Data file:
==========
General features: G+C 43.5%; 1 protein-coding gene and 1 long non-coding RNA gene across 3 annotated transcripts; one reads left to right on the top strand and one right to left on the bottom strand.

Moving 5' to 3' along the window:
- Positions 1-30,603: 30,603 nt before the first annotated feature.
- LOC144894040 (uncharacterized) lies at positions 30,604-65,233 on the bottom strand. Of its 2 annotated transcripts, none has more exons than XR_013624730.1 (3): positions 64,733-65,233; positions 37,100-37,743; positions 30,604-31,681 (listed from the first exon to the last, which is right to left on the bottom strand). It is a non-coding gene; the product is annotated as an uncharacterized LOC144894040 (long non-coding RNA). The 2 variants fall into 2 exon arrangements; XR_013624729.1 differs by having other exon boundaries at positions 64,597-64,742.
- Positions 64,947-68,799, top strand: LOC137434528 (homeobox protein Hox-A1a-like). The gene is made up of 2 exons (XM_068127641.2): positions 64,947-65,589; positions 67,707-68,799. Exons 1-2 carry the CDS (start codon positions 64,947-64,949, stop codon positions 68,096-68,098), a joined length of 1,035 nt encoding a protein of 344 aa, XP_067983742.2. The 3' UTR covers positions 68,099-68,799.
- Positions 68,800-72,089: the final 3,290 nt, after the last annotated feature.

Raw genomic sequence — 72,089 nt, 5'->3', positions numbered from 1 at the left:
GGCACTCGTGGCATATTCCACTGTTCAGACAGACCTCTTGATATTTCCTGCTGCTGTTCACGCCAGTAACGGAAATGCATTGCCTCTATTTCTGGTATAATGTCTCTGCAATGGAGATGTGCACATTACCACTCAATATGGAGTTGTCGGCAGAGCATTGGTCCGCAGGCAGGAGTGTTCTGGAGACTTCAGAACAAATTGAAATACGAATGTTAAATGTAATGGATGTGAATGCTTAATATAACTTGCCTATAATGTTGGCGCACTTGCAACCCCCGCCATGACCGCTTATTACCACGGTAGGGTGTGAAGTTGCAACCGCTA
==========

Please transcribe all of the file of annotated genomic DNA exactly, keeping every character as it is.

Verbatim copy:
General features: G+C 43.5%; 1 protein-coding gene and 1 long non-coding RNA gene across 3 annotated transcripts; one reads left to right on the top strand and one right to left on the bottom strand.

Moving 5' to 3' along the window:
- Positions 1-30,603: 30,603 nt before the first annotated feature.
- LOC144894040 (uncharacterized) lies at positions 30,604-65,233 on the bottom strand. Of its 2 annotated transcripts, none has more exons than XR_013624730.1 (3): positions 64,733-65,233; positions 37,100-37,743; positions 30,604-31,681 (listed from the first exon to the last, which is right to left on the bottom strand). It is a non-coding gene; the product is annotated as an uncharacterized LOC144894040 (long non-coding RNA). The 2 variants fall into 2 exon arrangements; XR_013624729.1 differs by having other exon boundaries at positions 64,597-64,742.
- Positions 64,947-68,799, top strand: LOC137434528 (homeobox protein Hox-A1a-like). The gene is made up of 2 exons (XM_068127641.2): positions 64,947-65,589; positions 67,707-68,799. Exons 1-2 carry the CDS (start codon positions 64,947-64,949, stop codon positions 68,096-68,098), a joined length of 1,035 nt encoding a protein of 344 aa, XP_067983742.2. The 3' UTR covers positions 68,099-68,799.
- Positions 68,800-72,089: the final 3,290 nt, after the last annotated feature.

Raw genomic sequence — 72,089 nt, 5'->3', positions numbered from 1 at the left:
GGCACTCGTGGCATATTCCACTGTTCAGACAGACCTCTTGATATTTCCTGCTGCTGTTCACGCCAGTAACGGAAATGCATTGCCTCTATTTCTGGTATAATGTCTCTGCAATGGAGATGTGCACATTACCACTCAATATGGAGTTGTCGGCAGAGCATTGGTCCGCAGGCAGGAGTGTTCTGGAGACTTCAGAACAAATTGAAATACGAATGTTAAATGTAATGGATGTGAATGCTTAATATAACTTGCCTATAATGTTGGCGCACTTGCAACCCCCGCCATGACCGCTTATTACCACGGTAGGGTGTGAAGTTGCAACCGCTA